As the OWCN Readiness Coordinator for Field Operations, I spend A LOT of my time attempting to prepare the Network for potential incidents just like this one. We recruit talented wildlife professionals, provide ample supplemental oil spill training, and conduct realistic, large scale drills. With all of this done in advance, our ability to respond quickly and efficiently is fine tuned. But even with all the preparation, when a call hits the hotline with the potential for significant wildlife impact, my heart skips a beat. Are the oiled wildlife facilities ready to fire up and begin receiving patients? Are the local 24hr HAZWOPER certified wildlife recovery responders able to head out into the field immediately on such short notice?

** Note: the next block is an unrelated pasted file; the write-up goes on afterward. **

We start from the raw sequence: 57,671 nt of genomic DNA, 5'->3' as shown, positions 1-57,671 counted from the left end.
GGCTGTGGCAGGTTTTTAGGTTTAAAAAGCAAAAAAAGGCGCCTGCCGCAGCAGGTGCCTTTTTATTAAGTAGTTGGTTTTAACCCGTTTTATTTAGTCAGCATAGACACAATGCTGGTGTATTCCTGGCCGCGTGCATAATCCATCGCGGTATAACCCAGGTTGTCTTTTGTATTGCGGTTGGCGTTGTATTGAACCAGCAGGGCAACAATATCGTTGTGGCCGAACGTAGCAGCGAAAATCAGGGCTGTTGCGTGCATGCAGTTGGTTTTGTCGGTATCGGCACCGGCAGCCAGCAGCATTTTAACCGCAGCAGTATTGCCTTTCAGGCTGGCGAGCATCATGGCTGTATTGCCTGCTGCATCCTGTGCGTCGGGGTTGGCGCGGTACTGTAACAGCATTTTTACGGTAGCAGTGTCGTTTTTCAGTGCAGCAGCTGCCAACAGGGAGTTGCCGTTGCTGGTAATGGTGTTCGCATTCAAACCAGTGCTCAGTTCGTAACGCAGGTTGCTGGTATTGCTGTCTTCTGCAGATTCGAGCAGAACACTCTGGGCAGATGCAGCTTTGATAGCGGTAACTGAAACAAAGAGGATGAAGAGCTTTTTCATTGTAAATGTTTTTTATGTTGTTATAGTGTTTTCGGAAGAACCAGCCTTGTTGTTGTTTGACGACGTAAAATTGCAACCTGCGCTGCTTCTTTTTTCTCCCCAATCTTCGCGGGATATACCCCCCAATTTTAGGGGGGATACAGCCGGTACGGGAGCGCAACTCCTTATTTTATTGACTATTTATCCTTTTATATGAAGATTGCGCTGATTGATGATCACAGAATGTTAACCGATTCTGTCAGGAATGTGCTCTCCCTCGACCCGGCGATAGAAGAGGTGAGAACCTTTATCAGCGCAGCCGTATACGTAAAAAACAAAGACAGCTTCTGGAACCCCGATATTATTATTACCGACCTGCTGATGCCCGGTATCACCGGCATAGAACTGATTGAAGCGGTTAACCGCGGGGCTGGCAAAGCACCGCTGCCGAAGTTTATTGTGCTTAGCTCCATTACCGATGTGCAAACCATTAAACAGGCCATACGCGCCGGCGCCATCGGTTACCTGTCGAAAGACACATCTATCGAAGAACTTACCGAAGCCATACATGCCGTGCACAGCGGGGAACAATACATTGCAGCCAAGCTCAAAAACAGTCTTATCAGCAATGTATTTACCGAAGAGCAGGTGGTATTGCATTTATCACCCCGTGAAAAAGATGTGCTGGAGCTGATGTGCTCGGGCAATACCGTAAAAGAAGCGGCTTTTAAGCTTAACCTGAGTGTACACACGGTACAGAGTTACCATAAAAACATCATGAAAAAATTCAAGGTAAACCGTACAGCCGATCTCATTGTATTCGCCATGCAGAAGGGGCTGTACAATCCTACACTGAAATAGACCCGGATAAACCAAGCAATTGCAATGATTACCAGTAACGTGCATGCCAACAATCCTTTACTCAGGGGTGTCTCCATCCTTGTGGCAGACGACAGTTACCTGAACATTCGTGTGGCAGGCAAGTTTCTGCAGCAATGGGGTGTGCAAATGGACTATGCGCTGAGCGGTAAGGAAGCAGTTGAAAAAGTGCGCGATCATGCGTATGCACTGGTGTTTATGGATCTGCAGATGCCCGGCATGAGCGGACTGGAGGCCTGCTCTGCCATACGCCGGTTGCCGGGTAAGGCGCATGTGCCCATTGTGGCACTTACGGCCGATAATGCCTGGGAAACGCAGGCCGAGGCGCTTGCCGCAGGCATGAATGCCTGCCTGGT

While the initial pace was intense, and yes, at some times a bit chaotic, all of my worries were answered with a resounding YES! We were ready to respond and remain ready to help any wildlife in need. So thank you OWCN responders for all your hard work over these past two weeks, and thank you in advance to those who will continue to contribute their time to get us to the finish line.

Each and every Responder should be proud of your own personal readiness, allowing you to quickly jump into action. Your Member Organizations are proud of your tireless efforts. And we, the Oiled Wildlife Care Network’s Management Team (on behalf of the entire Network), are extremely proud and thankful for your dedicated commitment to our wildlife.

Scott Buhl – OWCN

Pipeline P00547 Incident: More Reflections from the ICP